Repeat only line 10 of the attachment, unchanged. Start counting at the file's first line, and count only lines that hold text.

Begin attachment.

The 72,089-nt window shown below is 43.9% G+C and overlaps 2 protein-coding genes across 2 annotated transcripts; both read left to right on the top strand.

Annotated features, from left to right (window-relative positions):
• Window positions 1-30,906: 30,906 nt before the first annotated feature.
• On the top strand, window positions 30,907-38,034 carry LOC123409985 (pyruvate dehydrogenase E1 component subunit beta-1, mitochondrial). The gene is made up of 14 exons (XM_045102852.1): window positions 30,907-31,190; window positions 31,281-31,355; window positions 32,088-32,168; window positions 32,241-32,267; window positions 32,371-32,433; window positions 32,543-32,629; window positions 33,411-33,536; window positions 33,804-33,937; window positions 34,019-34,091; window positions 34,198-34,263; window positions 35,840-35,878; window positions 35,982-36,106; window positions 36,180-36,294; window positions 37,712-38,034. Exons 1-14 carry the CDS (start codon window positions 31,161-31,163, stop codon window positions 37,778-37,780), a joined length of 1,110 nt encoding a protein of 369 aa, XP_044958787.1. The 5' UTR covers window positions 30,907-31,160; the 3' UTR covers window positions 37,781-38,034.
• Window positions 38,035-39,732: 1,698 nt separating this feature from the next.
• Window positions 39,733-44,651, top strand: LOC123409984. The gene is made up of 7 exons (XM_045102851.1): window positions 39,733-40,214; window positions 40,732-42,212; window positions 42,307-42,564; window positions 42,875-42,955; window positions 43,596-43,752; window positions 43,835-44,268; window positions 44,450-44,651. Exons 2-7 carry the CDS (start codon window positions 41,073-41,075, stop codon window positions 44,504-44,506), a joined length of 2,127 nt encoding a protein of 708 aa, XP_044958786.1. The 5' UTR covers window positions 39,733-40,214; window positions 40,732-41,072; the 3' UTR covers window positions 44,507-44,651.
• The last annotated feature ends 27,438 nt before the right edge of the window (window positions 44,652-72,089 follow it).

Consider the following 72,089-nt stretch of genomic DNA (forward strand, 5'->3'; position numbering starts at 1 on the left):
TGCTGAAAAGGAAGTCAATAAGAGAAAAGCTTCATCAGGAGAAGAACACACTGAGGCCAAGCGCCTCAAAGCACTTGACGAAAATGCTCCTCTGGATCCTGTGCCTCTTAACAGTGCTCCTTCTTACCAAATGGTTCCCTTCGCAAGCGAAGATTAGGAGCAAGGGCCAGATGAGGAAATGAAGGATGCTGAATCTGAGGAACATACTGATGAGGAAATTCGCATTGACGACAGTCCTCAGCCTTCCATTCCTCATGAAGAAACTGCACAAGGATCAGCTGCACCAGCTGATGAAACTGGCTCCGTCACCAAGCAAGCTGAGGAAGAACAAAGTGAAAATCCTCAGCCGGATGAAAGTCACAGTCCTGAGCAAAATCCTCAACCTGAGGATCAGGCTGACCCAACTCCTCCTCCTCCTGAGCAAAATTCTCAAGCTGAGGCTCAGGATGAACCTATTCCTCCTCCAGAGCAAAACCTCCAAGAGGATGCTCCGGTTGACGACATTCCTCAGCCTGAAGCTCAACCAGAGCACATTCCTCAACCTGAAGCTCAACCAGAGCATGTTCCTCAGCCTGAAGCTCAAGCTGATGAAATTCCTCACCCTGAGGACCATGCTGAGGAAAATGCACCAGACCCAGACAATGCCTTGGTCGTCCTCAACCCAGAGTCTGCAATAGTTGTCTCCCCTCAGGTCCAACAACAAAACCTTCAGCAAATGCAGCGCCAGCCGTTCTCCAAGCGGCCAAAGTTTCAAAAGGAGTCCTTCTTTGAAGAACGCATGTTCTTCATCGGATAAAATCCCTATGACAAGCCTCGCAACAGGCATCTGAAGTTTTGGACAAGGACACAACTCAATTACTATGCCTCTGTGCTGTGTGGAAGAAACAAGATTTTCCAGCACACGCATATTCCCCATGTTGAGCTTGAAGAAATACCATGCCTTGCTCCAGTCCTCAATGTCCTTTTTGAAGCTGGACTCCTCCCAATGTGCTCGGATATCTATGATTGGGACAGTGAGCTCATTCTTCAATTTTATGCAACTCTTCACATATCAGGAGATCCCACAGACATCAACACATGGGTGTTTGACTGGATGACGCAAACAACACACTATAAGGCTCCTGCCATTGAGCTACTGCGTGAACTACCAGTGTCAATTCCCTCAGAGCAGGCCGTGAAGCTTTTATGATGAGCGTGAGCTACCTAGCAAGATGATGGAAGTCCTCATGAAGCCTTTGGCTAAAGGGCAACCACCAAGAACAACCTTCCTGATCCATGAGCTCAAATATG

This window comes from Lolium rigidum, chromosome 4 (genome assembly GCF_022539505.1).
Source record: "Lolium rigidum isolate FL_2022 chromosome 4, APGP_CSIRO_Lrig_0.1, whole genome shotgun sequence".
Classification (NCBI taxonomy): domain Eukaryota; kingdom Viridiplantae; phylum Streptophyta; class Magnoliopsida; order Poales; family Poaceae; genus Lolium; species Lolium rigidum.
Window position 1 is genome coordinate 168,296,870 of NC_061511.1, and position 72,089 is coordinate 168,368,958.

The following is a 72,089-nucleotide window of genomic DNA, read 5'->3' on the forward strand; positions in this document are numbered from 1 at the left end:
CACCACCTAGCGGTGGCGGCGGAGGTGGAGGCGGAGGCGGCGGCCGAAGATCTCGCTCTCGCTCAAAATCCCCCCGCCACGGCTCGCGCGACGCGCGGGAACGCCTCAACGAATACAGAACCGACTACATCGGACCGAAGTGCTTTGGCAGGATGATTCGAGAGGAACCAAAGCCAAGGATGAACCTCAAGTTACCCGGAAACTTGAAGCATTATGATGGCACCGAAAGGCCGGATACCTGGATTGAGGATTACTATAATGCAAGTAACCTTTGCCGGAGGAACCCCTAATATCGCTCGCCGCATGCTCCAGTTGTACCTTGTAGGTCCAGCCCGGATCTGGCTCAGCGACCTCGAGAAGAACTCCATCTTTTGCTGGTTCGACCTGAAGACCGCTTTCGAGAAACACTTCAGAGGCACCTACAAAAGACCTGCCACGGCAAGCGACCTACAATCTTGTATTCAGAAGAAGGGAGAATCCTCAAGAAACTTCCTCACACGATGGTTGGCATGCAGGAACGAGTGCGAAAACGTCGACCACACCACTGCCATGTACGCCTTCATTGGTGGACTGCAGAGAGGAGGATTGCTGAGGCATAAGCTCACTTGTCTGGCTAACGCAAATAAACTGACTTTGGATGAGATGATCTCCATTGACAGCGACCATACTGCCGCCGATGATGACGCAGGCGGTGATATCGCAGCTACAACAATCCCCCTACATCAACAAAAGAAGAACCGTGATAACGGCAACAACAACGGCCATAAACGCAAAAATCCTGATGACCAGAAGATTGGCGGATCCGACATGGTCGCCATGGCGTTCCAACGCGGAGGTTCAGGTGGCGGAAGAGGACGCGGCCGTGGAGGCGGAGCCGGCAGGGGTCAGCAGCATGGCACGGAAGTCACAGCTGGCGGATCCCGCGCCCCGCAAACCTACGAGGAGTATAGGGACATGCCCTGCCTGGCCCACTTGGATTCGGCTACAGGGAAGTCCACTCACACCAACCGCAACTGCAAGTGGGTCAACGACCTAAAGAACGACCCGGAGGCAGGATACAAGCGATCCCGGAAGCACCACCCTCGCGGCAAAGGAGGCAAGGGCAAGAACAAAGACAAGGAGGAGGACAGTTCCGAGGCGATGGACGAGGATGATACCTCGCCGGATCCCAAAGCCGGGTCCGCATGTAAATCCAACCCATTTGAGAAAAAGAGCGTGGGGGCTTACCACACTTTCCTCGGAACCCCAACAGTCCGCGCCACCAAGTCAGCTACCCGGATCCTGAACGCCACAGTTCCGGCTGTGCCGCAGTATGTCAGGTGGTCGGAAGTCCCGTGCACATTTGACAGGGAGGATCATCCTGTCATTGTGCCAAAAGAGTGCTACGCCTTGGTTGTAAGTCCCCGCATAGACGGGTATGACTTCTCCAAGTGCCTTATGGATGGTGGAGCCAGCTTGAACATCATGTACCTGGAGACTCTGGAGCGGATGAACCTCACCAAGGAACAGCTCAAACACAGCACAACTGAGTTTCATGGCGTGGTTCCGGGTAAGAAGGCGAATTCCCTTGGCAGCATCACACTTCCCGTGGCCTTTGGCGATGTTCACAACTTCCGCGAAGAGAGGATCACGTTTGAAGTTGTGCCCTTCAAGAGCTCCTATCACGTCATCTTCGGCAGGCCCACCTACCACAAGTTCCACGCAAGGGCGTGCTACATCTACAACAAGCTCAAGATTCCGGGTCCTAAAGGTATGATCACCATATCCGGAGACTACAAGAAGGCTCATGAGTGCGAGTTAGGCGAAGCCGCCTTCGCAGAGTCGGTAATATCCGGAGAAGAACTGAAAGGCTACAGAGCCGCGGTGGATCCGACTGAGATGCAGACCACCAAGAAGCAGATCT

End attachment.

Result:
This window comes from Lolium rigidum, chromosome 4 (genome assembly GCF_022539505.1).